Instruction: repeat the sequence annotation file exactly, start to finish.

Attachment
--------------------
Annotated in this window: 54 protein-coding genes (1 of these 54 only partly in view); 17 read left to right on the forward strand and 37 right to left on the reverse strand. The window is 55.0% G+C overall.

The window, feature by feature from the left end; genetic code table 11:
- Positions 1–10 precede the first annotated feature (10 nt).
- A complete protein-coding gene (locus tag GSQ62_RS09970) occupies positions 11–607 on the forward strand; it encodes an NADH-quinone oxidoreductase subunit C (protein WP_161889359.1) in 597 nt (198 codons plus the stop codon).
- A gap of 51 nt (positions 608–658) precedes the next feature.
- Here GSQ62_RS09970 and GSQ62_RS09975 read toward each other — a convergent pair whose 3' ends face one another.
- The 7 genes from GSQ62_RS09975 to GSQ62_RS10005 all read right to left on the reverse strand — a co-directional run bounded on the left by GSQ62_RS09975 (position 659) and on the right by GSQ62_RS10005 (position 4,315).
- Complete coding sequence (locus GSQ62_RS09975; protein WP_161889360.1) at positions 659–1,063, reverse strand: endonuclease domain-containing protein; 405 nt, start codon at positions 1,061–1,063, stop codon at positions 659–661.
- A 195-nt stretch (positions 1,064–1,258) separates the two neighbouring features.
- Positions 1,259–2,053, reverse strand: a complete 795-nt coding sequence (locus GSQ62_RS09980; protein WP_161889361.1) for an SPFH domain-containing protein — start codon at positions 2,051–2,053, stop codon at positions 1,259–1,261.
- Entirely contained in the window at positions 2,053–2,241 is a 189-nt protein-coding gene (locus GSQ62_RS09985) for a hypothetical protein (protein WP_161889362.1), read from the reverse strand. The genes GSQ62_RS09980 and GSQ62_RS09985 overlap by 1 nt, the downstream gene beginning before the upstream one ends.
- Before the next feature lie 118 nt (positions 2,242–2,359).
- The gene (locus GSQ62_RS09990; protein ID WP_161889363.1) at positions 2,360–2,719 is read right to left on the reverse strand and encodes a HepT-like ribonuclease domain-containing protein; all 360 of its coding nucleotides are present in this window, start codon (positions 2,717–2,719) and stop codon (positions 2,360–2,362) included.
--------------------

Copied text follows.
Annotated in this window: 54 protein-coding genes (1 of these 54 only partly in view); 17 read left to right on the forward strand and 37 right to left on the reverse strand. The window is 55.0% G+C overall.

The window, feature by feature from the left end; genetic code table 11:
- Positions 1–10 precede the first annotated feature (10 nt).
- A complete protein-coding gene (locus tag GSQ62_RS09970) occupies positions 11–607 on the forward strand; it encodes an NADH-quinone oxidoreductase subunit C (protein WP_161889359.1) in 597 nt (198 codons plus the stop codon).
- A gap of 51 nt (positions 608–658) precedes the next feature.
- Here GSQ62_RS09970 and GSQ62_RS09975 read toward each other — a convergent pair whose 3' ends face one another.
- The 7 genes from GSQ62_RS09975 to GSQ62_RS10005 all read right to left on the reverse strand — a co-directional run bounded on the left by GSQ62_RS09975 (position 659) and on the right by GSQ62_RS10005 (position 4,315).
- Complete coding sequence (locus GSQ62_RS09975; protein WP_161889360.1) at positions 659–1,063, reverse strand: endonuclease domain-containing protein; 405 nt, start codon at positions 1,061–1,063, stop codon at positions 659–661.
- A 195-nt stretch (positions 1,064–1,258) separates the two neighbouring features.
- Positions 1,259–2,053, reverse strand: a complete 795-nt coding sequence (locus GSQ62_RS09980; protein WP_161889361.1) for an SPFH domain-containing protein — start codon at positions 2,051–2,053, stop codon at positions 1,259–1,261.
- Entirely contained in the window at positions 2,053–2,241 is a 189-nt protein-coding gene (locus GSQ62_RS09985) for a hypothetical protein (protein WP_161889362.1), read from the reverse strand. The genes GSQ62_RS09980 and GSQ62_RS09985 overlap by 1 nt, the downstream gene beginning before the upstream one ends.
- Before the next feature lie 118 nt (positions 2,242–2,359).
- The gene (locus GSQ62_RS09990; protein ID WP_161889363.1) at positions 2,360–2,719 is read right to left on the reverse strand and encodes a HepT-like ribonuclease domain-containing protein; all 360 of its coding nucleotides are present in this window, start codon (positions 2,717–2,719) and stop codon (positions 2,360–2,362) included.